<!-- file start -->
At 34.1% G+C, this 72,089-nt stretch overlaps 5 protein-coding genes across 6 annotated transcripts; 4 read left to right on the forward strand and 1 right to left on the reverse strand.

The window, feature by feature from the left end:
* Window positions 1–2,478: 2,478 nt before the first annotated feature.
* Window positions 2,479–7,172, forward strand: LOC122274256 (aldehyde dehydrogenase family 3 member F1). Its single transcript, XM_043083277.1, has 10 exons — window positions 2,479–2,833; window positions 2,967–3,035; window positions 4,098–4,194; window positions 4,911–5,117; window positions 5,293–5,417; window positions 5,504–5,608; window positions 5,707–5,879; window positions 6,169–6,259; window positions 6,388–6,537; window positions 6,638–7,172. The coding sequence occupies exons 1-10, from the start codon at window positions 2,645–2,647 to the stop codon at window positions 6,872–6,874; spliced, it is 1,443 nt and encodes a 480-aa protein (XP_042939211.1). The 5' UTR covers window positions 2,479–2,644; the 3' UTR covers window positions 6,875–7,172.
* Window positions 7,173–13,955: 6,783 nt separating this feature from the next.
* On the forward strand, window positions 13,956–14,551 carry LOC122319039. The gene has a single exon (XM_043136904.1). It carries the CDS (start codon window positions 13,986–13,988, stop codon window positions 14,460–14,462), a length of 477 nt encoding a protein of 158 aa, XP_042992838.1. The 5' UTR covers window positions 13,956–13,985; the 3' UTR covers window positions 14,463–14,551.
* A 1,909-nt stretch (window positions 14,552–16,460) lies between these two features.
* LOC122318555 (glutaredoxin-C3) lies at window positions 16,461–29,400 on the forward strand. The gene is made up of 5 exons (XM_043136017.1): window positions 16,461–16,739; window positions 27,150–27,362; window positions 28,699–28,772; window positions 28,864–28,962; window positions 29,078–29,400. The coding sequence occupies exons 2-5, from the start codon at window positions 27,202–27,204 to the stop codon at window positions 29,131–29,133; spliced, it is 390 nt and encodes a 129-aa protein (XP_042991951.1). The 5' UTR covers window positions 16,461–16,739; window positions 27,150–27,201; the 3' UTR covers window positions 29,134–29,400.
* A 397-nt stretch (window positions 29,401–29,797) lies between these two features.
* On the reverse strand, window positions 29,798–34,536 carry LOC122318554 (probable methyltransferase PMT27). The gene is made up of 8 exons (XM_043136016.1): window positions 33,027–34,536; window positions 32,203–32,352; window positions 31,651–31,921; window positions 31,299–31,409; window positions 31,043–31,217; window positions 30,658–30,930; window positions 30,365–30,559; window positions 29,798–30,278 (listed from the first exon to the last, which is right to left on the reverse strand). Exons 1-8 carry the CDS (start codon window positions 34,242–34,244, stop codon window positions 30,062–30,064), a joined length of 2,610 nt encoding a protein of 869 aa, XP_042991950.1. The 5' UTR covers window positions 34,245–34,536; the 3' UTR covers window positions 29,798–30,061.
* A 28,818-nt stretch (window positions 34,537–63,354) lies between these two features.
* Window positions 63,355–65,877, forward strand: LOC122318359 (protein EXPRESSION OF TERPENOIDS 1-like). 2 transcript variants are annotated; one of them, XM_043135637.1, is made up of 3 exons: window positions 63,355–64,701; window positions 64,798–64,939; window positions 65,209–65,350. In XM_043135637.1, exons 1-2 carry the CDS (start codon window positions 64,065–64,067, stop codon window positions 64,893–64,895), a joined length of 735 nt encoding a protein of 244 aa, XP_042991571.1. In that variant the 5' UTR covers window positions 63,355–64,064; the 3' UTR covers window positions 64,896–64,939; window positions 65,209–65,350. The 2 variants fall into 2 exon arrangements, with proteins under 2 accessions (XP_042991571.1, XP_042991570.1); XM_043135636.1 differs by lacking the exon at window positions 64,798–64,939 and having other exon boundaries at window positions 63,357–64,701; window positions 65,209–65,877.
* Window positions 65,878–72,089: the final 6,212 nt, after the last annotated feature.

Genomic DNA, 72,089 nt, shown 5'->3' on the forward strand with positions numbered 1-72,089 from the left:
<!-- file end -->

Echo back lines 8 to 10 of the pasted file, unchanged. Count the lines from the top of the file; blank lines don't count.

* LOC122318555 (glutaredoxin-C3) lies at window positions 16,461–29,400 on the forward strand. The gene is made up of 5 exons (XM_043136017.1): window positions 16,461–16,739; window positions 27,150–27,362; window positions 28,699–28,772; window positions 28,864–28,962; window positions 29,078–29,400. The coding sequence occupies exons 2-5, from the start codon at window positions 27,202–27,204 to the stop codon at window positions 29,131–29,133; spliced, it is 390 nt and encodes a 129-aa protein (XP_042991951.1). The 5' UTR covers window positions 16,461–16,739; window positions 27,150–27,201; the 3' UTR covers window positions 29,134–29,400.
* A 397-nt stretch (window positions 29,401–29,797) lies between these two features.
* On the reverse strand, window positions 29,798–34,536 carry LOC122318554 (probable methyltransferase PMT27). The gene is made up of 8 exons (XM_043136016.1): window positions 33,027–34,536; window positions 32,203–32,352; window positions 31,651–31,921; window positions 31,299–31,409; window positions 31,043–31,217; window positions 30,658–30,930; window positions 30,365–30,559; window positions 29,798–30,278 (listed from the first exon to the last, which is right to left on the reverse strand). Exons 1-8 carry the CDS (start codon window positions 34,242–34,244, stop codon window positions 30,062–30,064), a joined length of 2,610 nt encoding a protein of 869 aa, XP_042991950.1. The 5' UTR covers window positions 34,245–34,536; the 3' UTR covers window positions 29,798–30,061.